GrubHub COO Stan Chia took the stand today in the company's trial surrounding its practices of employing 1099 independent contractors to make deliveries.
In Chia's testimony, GrubHub lawyer Theodore Boutrous focused on the element of the Borello test -- which aims to determine if a worker is an independent contractor or W-2 worker -- that looks at whether or not delivery is part of the company's core business. According to Chia, delivery is not part of GrubHub's core business and it never has been.
When asked if GrubHub considers itself to be a "food delivery company," Chia responded, "No, we do not."
“It is still to be the premiere marketplace connecting diners with restaurants,” Chia said.
Chia spoke about the value of GrubHub as a marketing and discovery tool for restaurants, noting how GrubHub enables diners to discover restaurants they wouldn't otherwise know about.
GrubHub began offering delivery as a service to restaurants in 2014, ten years after it first launched. At that time restaurants were required to use their own staff to do deliveries. Restaurants are also able to offer pick-up services through GrubHub. In 2015, GrubHub began offering delivery as a service to restaurants.
GrubHub acquired Seamless in 2013 and Eat24 just last month -- two companies that also facilitate on-demand delivery. Still, Chia said the company is focused on the marketplace aspect of the business and is "not proactively trying to grow" the delivery portion of the business.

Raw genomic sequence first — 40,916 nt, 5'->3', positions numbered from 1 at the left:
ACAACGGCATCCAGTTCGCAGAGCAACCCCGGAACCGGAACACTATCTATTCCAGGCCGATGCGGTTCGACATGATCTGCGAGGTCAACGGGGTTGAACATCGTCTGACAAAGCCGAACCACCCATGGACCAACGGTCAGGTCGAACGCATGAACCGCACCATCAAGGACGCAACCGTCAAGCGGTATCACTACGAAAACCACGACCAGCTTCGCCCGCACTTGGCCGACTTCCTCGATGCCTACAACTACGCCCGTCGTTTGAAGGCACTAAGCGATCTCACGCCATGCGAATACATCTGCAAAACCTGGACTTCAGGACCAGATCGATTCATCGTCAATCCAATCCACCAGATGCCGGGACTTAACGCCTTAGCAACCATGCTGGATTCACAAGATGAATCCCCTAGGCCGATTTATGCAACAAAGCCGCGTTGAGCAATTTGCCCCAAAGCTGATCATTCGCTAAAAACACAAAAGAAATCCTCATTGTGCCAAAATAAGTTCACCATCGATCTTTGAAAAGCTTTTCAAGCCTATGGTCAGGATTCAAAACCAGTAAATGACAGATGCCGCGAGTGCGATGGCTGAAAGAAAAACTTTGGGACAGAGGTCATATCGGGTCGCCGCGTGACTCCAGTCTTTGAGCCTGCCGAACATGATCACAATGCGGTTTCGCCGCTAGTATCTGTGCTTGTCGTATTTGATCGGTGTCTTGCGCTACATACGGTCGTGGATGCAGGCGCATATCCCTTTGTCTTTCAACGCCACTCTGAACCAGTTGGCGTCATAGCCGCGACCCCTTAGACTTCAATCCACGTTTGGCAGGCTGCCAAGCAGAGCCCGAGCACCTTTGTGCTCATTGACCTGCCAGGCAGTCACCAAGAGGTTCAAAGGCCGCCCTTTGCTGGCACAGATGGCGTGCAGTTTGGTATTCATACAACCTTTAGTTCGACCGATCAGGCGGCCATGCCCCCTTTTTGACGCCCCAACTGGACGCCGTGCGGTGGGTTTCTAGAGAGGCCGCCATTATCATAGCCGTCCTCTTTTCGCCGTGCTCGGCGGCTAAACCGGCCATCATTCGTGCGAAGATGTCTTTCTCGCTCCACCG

He went on to talk about GrubHub's business in California, and how GrubHub only facilitates delivery in five of the 200+ markets in which its active. He said the delivery portion makes up a minority of GrubHub's overall business.
In fact, he said “we lose money and we cannibalize our profits on the delivery portion of the business."
On the other side, the plaintiff's lawyer, Shannon Liss-Riordan, is focusing on a different element of the Borello test. She's trying to prove that GrubHub had a certain amount of control over its drivers.
Yesterday, a former GrubHub W-2 employee focused on driver acceptance rates, priority scheduling and "ghost orders." Liss-Riordan's theory is that those tactics were used to control GrubHub drivers.
Chia is still on the stand, so this story will develop throughout the day.